4.  Extra Green Color: When you go to the greenhouse, you notice that the larger plants are always much darker green. This is because the greenhouse overfertilizes the single pots to increase their size and make them as dark green as possible. When you get the plant home and don’t continue to overfertilize it, it will go into ‘starvation’ mode and not grow. If you think continuing to overfertilize the plant will help it, you are wrong. Overfertilizing will prevent flower/fruit development. (And if you are wondering how the plants at the greenhouse flowered while being overfertilized, it is due to shock. Same thing won’t happen when the plant is in your garden with plenty of root space, light, and water.)

5. Expense: The truth is, seeds are cheap. Insanely cheap. On average, an open pollinated or heirloom variety will cost about $0.001-0.005/per seed (that’s right, tenths of a cent).  Hybrids usually cost $0.005-0.05/per seed.  While there is an addition cost of fertilizer, water, etc., it doesn’t come close to adding up to the premium price of the single potted plants. And, as a person that used to work in the greenhouse industry, the greenhouse owner is chuckling over the people that buy ‘premium’ plants all the way to the bank.

So, Janelle, unfortunately for you, your friend has it right.

Don’t believe me? Research done by the Samuel Roberts Foundation, Iowa State, and UC Cooperative Extension backs me up on this.

I hope this information helps you out and that you make a wiser decision in the future. If you have any other questions, please feel free to ask.

 

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© Mertie Mae Botanics LLC and Horticulture Talk!, 2016. Unauthorized use and/or duplication of this material without express and written permission from this blog’s author and/or owner is strictly prohibited. Excerpts and links may be used, provided that full and clear credit is given to Mertie Mae Botanics LLC and Horticulture Talk! with appropriate and specific direction to the original content.

Who Owns Who? Where and How Monsanto Has Their Sticky Little Fingers In the Home Garden Seed Industry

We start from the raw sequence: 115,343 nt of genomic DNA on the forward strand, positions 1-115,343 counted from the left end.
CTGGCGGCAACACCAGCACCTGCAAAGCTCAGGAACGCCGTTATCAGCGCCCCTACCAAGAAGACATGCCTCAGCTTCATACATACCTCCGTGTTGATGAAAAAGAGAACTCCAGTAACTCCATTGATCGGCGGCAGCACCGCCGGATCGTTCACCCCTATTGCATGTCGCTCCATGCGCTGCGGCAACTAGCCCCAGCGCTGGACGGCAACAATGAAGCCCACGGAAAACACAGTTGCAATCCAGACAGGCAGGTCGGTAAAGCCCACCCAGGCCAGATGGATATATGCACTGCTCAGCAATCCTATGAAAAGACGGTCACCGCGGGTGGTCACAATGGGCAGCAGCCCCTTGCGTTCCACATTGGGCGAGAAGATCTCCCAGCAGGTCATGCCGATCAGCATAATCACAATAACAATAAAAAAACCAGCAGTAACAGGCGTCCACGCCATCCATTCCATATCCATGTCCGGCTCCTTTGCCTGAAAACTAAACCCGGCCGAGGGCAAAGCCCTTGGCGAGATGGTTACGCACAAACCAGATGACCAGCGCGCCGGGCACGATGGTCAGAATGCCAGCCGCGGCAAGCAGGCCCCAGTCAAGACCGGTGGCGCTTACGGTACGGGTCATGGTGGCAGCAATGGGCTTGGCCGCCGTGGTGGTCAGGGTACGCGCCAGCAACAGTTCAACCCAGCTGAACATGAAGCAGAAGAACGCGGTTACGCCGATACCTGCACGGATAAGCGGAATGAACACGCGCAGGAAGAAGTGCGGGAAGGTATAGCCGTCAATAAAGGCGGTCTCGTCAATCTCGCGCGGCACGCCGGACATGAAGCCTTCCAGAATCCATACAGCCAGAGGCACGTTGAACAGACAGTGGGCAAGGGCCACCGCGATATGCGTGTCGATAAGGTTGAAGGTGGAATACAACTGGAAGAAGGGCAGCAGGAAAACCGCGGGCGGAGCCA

(Originally Published 9/24/11, Updated 12/1/15)

“Hi Horticulture Talk People,

I am starting to plan my garden for 2012 and I’ve been trying to not plant any varieties that are GMOs or related to Monsanto.  The problem is that I recently found out that the seed I get from seed catalogs and at the store are not grown by the company I bought them from.  They buy the seed in and repackage it.  How can I know I’m not supporting Monsanto if I am buying from a seed catalog?  If I avoid hybrids, will I be okay?

Thank you,

Stewart”

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Hi Stewart,

Thank you for emailing HorticultureTalk on Gmail with your question on Monsanto.  I completely understand your hesitancy in growing you garden without knowing where your seed comes from.

What you have been told is true: most mail order seed companies are a repackaging plant.  They purchase seed in bulk form.  In terms of seeds that are like dust (like Begonias), a ‘bulk’ packet may be a gram or ounce of seed that has 50000 seeds in it.  For larger seeded varieties (cucumbers, peas, beans, corn, etc.), bulk is a collection of 50 or 100 pound bags of seed.

Like any repacking company whether it be food, paper, or seeds, the markup on seed is… extraordinary!  When you buy a packet of seed, keep in mind that an open pollinated variety costs the seed company about 1% or less of what you are paying for it.  For hybrids, the cost is about 5% of what you are paying.

Now, you might be thinking that a seed company would want to be selling more open pollinated varieties because they can make an extra 4% for their profits.  And unfortunately, you would be wrong.  Large corporate seed producers, like Monsanto and their home garden seed market subsidiary, Seminis, pay for their place on a catalog page or website.  As a person that used to be involved in brokering deals like this, I can tell you that Monsanto wants to be front and center.  If you have a page that features your ‘best’ or ‘customer favorite’ varieties, they must have at least 50% of the varieties represented there.  You cannot put their product on the bottom of the page or in the ‘thumblap’ area, where a customer’s thumbs may cover information on the page if they are holding the catalog on the side edges.